Friday, October 12, 2018

Fullbore Friday


Time to revisit the Battle of Westerplatte - as a final chapter has closed.

For a heroes obit, I hope they don't mind if I steal 90% - it is too good to chop up.

At the end of August 1939, trouble entered the harbour in the form of the 14,000-ton German battleship the Schleswig-Holstein (a ship predating the First World War). Although sailing under the pretext of a courtesy visit, she contained a company of marines. In the early hours of September 1, Skowron was looking through his telescope and saw a flash emanating from the ship. Within seconds, a shell had landed on a gate near the railway, and a whole wall collapsed. What Skowron had witnessed was, in all possibility, the first shot fired during the Second World War.

After the salvo had ended, the peninsula was stormed by the German marines. Taking one of only two machineguns, Skowron ran down to a guardhouse and helped to repulse the first German assault on the main gate. The attackers were expecting an easy victory, but the Poles fought back ferociously, and managed to catch the Germans in a murderous crossfire. In addition, well-placed mortar rounds also fell on the attackers, and by around 10 o’clock that morning they retreated, having suffered 50 casualties to the eight of the Poles. The German losses would have been far higher had the Polish commander not wished to conserve mortar rounds.

On the following day, the Germans stepped up their attack. “There were three attacks in the morning,” Skowron recalled, “which got worse and worse. Aircraft, reportedly 50 of them, dropped nearly 200 bombs.” The air raid not only destroyed a guardhouse, but also the Polish mortars. Supplemented by a naval barrage, those aboard theSchleswig-Holstein reckoned — with good reason — that nobody could have survived the bombardment. Despite the intensity, the Poles sat firm. “Our men were calm,” said Skowron, “nearly indifferent, because the cycle was so repetitive — aircraft, bombs, missiles, again and again.” The entire peninsula soon resembled a First World War battlefield, with huge craters, bombed-out buildings and raging fires.

Nevertheless, the Poles would not be moved. Their morale was boosted by an announcement made by the Polish Commander-in-Chief, Edward Rydz-Smigly, that all the defenders of Westerplatte would be promoted to officer rank, and would be awarded the Virtuti Militari, Poland’s highest military decoration.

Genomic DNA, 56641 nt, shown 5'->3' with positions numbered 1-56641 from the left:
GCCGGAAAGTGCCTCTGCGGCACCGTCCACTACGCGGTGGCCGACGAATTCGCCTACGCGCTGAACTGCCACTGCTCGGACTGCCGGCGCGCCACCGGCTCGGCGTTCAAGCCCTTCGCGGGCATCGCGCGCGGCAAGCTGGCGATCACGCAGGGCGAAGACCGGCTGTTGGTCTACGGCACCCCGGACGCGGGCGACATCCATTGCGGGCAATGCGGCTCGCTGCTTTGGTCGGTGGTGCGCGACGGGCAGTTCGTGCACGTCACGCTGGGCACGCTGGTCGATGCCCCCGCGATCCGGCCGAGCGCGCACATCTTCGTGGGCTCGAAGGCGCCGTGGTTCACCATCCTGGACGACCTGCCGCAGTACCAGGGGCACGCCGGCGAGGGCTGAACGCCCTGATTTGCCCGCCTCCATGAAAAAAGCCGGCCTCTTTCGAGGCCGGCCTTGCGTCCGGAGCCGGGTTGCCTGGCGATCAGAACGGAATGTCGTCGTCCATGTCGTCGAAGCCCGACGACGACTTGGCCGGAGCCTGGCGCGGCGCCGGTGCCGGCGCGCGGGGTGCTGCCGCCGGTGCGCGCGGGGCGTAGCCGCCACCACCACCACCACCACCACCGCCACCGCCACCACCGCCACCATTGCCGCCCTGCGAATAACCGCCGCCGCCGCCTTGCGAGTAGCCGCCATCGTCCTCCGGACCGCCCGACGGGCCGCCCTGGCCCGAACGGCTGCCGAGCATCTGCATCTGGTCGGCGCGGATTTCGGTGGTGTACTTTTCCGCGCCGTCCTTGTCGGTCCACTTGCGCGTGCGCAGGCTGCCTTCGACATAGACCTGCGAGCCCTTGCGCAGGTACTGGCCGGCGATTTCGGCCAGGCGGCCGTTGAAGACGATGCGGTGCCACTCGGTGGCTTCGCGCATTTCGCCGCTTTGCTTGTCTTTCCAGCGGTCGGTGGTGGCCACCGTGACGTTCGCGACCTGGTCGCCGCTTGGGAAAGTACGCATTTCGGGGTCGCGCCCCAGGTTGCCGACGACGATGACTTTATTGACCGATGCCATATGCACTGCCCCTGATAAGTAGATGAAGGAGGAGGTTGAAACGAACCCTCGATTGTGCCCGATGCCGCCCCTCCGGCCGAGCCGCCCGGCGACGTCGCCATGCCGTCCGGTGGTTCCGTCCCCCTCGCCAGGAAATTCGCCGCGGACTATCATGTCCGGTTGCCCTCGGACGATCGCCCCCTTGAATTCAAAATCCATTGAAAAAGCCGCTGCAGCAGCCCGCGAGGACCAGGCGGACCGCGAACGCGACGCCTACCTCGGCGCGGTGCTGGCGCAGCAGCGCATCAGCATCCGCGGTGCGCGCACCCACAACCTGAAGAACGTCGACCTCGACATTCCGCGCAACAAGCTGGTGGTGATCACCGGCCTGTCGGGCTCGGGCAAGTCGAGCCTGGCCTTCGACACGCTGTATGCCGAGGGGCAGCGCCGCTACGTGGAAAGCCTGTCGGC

With the battle for the peninsula now becoming more symbolic than tactical, the Germans threw everything they had at the defenders. Burning trains were rammed into fortifications, and a torpedo boat even launched an attack. Although the Poles stood firm, the attacks certainly took their toll. “The worst part was the lack of sleep,” said Skowron, “because we couldn’t change troops, and we had to keep watch non-stop. The Germans could change their attackers, we could not.”

Eventually, on the morning of September 7, the Poles knew that any further resistance was fruitless. With a lack of food and medical supplies, the Polish commander decided to surrender. Skowron and his fellow survivors, of whom there were some 180, were ordered to cross the canal and throw down their tunics and caps. A German motorboat appeared, and the Poles were taken prisoner. The Germans were impressed by the Polish defence, not least because it had cost them an estimated 200 to 300 casualties, and had tied up more than 3,000 troops.

Skowron was imprisoned at Stalag IA near K√∂nigsberg, after which he was made to work on a German estate. “The Germans treated us decently,” Skowron recalled, “because they knew we were from Westerplatte. They said with admiration, ‘Polish soldiers good’.” The working conditions were nonetheless tough, and Skowron ended up in hospital, and was then discharged back home in February 1941.

He soon found work as a labourer on the railways, but he continued his own war against the occupiers. He joined the underground ZWZ — the Union of Armed Struggle — for whom he reported on German troop movements and shipments.

After the war Skowron worked on the railways until his retirement in 1975.

A modest man, he did not speak much of his participation at Westerplatte, but he soon found himself being lionised by a country that was keen to show the world that Poland had not rolled over for its aggressors. Skowron took part in many anniversary celebrations of Westerplatte, and was the recipient of numerous orders, medals and decorations, as well as being promoted to major.

Skowron was married to Anna Lisek in 1937. The couple had six children. Anna died in 2000. Skowron is survived by his children.

Major Ignacy Skowron, soldier and railway worker, was born on July 24, 1915. He died on August 5, 2012, aged 97
Hat tip AB.

First posted SEP2012.

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